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Iraq's democracy

By The San Diego Union-Tribune

Copley News Service

2004-11-22


Iraq now confronts its first big obstacle on the rock-strewn path to democracy: whether to hold national elections in accordance with its new constitution, or delay the balloting in the face of insurgent violence.

The prospects for the rule of law in a democratic, pluralistic Iraq will be severely diminished if the elections are postponed at the point of a gun. Yet that is precisely what a collection of Sunni and Kurdish political parties are advocating.

They contend that bloodshed fomented by the anti-democratic insurgency in the Sunni Triangle surrounding Baghdad will depress voter turnout if the election is held on Jan. 30, as ordered by the independent Electoral Commission. The groups are seeking a six-month suspension of the balloting, even though Iraq's interim constitution requires that the election be held no later than the end of January.

There is, however, much more to this story than security concerns, legitimate though they may be. Sunnis and Kurds are both minorities and stand to lose influence and power to the majority Shiites in free elections. Shiites comprise about 60 percent of population, compared to about 20 percent each for the Sunnis in central Iraq and the Kurds in the north. Throughout modern history, culminating with the overthrow of Saddam Hussein, the Sunni minority has exercised suzerainty over Iraq.

Iraqis who are sincerely worried about the insurgency's potential impact on voter participation need look no further than Afghanistan. In their first post-Taliban elections, held on Oct. 9, Afghans braved insurgent violence and jammed polling places in huge numbers to exercise their new democratic rights. There is no reason to believe Iraqis would be any less courageous. Conversely, putting off the elections would be a tremendous victory for the insurgents. Their principal aim, after all, is to derail the fledgling democratic process and restore the authoritarian Baathist rule that was toppled by coalition forces in the spring of 2003. A delay of six months would not result in a safer election. Quite the contrary, it merely would embolden the insurgents to step up their campaign to quash Iraq's emerging democracy through violence.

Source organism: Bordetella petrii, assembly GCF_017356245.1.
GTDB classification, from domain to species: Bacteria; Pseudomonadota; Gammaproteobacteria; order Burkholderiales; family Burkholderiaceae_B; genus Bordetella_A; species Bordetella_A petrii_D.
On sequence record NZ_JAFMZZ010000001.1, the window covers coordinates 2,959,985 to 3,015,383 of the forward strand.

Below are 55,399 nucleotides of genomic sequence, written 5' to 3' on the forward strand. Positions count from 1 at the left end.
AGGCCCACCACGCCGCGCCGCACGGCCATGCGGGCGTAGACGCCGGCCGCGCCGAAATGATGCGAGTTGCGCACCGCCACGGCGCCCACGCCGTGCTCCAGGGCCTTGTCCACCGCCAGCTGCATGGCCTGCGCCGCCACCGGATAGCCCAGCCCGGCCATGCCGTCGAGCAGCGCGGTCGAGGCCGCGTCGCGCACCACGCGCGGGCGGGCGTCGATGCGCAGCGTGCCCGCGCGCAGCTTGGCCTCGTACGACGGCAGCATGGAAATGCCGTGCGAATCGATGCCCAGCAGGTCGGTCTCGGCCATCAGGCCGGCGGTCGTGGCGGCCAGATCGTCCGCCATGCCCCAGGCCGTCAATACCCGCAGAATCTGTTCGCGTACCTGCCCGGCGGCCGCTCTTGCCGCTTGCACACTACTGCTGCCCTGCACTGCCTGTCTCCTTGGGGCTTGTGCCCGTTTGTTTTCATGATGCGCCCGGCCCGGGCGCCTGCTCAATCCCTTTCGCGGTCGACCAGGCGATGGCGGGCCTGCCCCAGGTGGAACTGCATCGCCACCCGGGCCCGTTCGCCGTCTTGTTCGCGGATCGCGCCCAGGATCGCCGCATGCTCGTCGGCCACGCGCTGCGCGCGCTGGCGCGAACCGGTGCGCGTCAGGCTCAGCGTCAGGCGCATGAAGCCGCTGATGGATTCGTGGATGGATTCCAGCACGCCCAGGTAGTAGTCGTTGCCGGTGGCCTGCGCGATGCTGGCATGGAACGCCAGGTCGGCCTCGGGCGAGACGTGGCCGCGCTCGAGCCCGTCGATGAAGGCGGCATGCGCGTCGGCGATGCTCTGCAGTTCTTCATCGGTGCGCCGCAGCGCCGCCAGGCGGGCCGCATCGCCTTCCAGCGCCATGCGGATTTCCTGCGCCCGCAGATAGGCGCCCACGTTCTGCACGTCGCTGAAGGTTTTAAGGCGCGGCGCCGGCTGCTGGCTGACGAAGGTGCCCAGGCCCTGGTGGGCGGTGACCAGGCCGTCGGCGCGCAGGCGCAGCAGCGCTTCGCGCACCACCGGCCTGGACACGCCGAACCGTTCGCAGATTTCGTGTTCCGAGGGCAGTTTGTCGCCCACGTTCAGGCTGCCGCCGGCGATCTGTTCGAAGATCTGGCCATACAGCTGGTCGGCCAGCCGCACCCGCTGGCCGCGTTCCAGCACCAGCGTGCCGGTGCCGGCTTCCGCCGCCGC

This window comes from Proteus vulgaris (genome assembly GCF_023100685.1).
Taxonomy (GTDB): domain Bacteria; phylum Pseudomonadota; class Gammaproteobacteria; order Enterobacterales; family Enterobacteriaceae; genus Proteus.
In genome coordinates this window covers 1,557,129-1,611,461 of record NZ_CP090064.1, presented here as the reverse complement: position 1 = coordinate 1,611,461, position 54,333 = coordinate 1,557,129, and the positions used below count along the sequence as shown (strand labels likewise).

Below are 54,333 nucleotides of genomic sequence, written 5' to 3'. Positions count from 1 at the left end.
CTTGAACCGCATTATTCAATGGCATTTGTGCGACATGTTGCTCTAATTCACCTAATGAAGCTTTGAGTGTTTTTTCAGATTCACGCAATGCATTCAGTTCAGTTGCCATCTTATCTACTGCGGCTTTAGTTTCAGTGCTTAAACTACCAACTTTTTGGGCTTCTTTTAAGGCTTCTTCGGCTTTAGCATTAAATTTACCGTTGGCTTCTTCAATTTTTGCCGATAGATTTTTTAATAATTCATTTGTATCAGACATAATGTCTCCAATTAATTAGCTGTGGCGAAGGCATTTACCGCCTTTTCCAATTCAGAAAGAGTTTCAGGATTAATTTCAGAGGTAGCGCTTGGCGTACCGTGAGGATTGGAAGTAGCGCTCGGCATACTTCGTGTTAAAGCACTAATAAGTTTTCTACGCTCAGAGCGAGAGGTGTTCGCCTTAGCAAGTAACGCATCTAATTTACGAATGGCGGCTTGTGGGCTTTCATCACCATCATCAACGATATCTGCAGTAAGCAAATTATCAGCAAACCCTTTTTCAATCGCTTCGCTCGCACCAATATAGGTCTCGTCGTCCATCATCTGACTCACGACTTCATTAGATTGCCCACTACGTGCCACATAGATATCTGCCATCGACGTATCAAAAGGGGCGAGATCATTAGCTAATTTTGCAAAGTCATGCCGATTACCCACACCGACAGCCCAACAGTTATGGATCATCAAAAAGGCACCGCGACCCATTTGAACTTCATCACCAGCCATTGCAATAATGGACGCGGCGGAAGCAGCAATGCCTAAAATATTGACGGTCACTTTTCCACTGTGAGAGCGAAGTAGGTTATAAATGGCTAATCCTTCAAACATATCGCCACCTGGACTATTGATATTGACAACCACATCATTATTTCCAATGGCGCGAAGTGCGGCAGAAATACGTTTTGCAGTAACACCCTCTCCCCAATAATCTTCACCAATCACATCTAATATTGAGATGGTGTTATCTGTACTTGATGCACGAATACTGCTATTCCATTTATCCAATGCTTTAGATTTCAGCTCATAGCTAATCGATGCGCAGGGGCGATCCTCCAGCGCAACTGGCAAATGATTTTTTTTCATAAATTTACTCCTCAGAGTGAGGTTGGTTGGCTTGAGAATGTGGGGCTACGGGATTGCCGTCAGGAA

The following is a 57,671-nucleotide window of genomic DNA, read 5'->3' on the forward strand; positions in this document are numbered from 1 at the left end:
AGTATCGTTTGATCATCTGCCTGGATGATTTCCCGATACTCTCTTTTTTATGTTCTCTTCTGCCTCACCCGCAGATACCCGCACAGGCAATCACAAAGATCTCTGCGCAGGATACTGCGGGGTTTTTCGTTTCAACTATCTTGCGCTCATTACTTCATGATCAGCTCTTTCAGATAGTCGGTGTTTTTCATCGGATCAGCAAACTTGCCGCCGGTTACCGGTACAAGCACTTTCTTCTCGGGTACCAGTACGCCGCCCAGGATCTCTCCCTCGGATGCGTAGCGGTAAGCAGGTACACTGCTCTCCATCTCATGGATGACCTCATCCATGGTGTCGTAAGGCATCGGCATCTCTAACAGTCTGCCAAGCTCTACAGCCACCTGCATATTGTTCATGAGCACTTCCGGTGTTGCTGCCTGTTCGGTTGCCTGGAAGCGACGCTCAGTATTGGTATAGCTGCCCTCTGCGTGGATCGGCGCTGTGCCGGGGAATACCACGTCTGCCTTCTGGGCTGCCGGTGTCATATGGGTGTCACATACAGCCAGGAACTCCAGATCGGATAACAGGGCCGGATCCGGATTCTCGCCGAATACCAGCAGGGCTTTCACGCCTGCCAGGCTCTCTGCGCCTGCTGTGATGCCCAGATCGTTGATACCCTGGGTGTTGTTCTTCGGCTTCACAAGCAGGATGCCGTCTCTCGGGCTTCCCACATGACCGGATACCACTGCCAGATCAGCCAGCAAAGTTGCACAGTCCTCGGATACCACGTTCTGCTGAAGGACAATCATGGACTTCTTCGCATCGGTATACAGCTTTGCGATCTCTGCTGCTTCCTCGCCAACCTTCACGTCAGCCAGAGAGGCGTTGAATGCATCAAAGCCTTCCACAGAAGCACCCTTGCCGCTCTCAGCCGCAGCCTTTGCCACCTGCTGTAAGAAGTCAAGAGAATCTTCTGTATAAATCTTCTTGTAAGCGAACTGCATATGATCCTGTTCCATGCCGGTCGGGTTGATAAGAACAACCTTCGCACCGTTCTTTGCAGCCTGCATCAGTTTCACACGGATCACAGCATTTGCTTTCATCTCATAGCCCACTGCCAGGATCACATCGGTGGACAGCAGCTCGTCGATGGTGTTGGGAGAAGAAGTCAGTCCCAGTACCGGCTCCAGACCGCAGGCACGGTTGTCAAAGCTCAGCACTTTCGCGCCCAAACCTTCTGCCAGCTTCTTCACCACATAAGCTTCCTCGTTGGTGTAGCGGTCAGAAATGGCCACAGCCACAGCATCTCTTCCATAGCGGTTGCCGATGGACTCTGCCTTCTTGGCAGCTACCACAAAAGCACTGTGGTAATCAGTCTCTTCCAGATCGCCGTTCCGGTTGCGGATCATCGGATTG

Under the interim constitution, Iraqis are preparing to elect members of a 275-seat national assembly, which will choose a prime minister to succeed Ayad Allawi, the current, temporary head of government. In addition, the assembly will draft a permanent constitution, which will provide for another round of popular elections later next year to select a full-term government. Added to these elections are two other planned rounds of balloting in 2005, one to choose the leaders of Iraq's 18 provinces and the other to elect a Kurdistan assembly in the semi-autonomous north. Democratic aspirations are never advanced by calling off elections. Iraq should honor its own interim constitution and go to the polls on Jan. 30.

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